Sherlock Holmes and the Shadwell Shadows

You are far too stolid and unimaginative, Watson, to invent a tale like that.

Sherlock Holmes and the Shadwell Shadows is a strange book. In a nutshell, Sherlock Holmes and The Call of Cthulhu are both in the public domain now, so author James Lovegrove essentially took them and mashed them into this unholy (yet at times awesome) abomination. In universe, these stories are told by Watson as ‘the real story’, where all of the rest of the Sherlock Holmes mythos was fiction made up to hide the darker, Cthulhuian truths. They found their way from Watson to Lovecraft…

Lovecraft will know what to do with the books, which is to lock them in a strongbox and throw away the key. I do not need him even to read them. I merely want them out of me, as it were, in the manner of a diseased organ removed by a surgeon. Before I die I wish to be rid of their accumulated weight, the plague of their presence in my soul. This, then, is a kind of literary exorcism.

…and eventually to Lovegrove.

Storywise, I’ve read all of Lovecraft, but I don’t think I’ve ever actually read any of the original Sherlock Holmes stories, but rather only seen them. I’ll have to fix that. So I can only assume that Holmes is accurately enough portrayed. He’s certainly got the pretentious-but-with-cause smarter than everyone attitude I expected down pat:

“Yes, lost. Dr Stamford is the reason I am in this den of iniquity, passing myself off as a ne’er-do-well. If not for you, I would still be observing his activities, unseen, and he none the wiser. Now, come. We must hurry if we are to pick up the scent again.” And that, in all honesty, was how I first met Sherlock Holmes.

And he’s completely sure that the the supernatural doesn’t exist:

“No, the world is big enough for us, Watson,” he concluded with finality. “No ghosts need apply.”

“There is no correlation between them and Stamford’s activities, I can assure you of that, mostly because he is real and they are not.”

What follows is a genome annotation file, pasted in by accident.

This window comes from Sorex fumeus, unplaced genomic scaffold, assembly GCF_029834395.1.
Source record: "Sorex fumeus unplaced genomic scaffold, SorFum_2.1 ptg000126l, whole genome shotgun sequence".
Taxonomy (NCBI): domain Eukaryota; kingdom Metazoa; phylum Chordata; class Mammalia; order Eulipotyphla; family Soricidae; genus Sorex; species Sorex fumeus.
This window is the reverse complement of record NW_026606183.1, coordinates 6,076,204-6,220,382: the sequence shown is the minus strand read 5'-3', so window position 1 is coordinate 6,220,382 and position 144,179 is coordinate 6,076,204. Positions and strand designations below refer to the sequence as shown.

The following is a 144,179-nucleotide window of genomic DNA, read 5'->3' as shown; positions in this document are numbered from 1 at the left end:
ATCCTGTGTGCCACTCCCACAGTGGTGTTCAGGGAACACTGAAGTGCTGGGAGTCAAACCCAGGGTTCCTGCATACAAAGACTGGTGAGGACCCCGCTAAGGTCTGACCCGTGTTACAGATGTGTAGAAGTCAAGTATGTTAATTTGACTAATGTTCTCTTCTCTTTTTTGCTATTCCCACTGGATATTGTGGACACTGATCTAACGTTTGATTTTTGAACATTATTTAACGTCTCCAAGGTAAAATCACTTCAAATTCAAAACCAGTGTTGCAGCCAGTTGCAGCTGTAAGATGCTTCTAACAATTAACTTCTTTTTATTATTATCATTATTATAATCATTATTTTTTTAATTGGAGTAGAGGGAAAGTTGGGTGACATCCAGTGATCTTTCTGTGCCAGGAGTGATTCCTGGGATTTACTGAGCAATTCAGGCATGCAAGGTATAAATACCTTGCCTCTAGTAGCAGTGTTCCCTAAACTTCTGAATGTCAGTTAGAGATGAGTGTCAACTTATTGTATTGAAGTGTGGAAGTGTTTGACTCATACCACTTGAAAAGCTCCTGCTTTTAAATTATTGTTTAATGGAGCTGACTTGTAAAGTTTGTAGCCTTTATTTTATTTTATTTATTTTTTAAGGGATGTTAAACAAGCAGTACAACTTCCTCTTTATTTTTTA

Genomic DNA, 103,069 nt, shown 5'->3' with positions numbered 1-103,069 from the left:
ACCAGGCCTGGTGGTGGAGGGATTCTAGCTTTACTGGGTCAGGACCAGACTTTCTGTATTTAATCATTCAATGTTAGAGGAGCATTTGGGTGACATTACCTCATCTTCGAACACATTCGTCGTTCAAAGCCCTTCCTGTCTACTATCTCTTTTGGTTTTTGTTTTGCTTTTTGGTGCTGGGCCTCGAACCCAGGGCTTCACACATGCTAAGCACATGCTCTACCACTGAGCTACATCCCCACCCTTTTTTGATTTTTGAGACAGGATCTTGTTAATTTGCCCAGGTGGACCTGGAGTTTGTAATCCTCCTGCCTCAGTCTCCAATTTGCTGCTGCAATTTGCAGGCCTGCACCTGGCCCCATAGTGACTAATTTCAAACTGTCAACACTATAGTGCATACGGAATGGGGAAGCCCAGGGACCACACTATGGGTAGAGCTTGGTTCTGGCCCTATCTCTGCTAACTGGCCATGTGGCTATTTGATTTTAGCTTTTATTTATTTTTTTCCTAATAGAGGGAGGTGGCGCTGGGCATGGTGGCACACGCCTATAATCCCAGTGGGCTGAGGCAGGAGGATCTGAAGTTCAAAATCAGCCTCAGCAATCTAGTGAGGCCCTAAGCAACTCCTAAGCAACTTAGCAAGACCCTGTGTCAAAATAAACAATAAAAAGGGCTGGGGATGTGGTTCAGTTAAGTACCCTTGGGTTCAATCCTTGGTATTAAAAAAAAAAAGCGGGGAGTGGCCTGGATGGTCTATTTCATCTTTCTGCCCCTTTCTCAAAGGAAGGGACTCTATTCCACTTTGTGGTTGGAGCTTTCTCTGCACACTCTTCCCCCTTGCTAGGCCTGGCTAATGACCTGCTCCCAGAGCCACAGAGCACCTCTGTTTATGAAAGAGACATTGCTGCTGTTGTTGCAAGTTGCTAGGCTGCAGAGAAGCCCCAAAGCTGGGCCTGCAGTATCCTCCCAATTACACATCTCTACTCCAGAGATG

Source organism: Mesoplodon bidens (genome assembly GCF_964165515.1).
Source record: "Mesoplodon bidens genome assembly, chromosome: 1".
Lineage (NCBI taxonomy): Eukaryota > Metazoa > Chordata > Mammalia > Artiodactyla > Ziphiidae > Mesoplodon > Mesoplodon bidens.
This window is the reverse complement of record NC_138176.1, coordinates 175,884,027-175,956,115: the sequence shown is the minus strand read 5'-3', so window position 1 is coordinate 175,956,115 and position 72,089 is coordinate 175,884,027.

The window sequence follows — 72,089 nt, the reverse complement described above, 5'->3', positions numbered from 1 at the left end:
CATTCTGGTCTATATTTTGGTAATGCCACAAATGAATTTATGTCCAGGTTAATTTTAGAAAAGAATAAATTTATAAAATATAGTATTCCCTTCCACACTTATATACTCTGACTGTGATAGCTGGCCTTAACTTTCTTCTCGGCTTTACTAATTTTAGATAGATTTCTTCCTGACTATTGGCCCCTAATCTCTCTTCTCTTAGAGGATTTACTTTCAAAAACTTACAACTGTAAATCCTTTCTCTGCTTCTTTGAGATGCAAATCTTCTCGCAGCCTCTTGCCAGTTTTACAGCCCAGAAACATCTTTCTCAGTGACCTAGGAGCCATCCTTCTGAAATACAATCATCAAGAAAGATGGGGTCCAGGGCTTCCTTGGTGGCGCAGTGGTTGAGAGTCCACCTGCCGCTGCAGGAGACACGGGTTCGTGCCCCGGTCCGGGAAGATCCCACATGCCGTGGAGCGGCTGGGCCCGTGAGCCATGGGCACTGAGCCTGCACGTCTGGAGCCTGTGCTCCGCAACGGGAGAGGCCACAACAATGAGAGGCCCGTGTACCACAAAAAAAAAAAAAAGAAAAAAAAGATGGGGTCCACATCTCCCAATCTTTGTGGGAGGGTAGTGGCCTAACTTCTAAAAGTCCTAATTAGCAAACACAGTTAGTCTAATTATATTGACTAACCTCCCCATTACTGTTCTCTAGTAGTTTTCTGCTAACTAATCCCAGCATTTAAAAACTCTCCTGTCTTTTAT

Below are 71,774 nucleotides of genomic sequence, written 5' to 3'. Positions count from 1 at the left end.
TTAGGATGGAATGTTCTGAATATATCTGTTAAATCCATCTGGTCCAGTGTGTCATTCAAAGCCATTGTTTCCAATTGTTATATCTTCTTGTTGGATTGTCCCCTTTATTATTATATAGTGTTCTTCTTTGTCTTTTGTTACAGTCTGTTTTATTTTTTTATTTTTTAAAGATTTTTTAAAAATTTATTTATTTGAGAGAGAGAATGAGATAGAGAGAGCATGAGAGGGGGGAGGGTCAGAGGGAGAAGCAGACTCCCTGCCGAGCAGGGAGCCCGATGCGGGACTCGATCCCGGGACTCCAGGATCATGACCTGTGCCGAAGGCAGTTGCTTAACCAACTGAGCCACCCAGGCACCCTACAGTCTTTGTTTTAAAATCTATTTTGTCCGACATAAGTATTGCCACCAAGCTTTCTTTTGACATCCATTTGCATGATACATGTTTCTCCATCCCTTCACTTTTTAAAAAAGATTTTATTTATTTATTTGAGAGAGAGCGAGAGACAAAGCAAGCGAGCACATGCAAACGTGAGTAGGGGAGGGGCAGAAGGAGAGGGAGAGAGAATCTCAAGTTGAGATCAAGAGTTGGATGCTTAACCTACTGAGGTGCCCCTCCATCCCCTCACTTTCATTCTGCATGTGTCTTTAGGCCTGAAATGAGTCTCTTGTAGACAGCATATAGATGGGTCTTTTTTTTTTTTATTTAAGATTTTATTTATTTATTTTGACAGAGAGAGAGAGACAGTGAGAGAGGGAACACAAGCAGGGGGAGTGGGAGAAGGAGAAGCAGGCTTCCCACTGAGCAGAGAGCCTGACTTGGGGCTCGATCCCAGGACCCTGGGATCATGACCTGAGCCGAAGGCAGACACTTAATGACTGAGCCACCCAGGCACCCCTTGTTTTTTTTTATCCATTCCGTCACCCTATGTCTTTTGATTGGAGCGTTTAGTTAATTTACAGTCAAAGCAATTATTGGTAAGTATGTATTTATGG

Until… he cannot any more:

“My intellect saved me, Watson,” he said. “The science of analytical reasoning in which I have trained myself rigorously since adolescence was what brought me back to myself. Without the power of my brain, my soul might even now be the plaything of some Outer God while my body would be discovered on that hilltop, bereft of sense and wit – something to be locked up and studied in vain by alienists, a drooling, incontinent wreck.”

One thing leads to another, Professor Moriarty shows up, things get nicely creepy, and in the end Holmes and Watson save the day.

For now.

Overall, I went back and forth between ‘good enough but not great’ and ‘this is pretty awesome’. At times, it feels like it’s trying too hard to lean on the Holmes and Cthulhu mythoi1 and losing out to that. Especially when it basically has to say ‘throw out everything you know about Holmes, now I’m going to tell you the real story’ to make any sense what so ever. But it’s still a fun story and I enjoyed it well enough to not only finish it, but give the sequels a try.

Onward!


  1. That’s apparently the right plural? Who would have expected that?
    [return]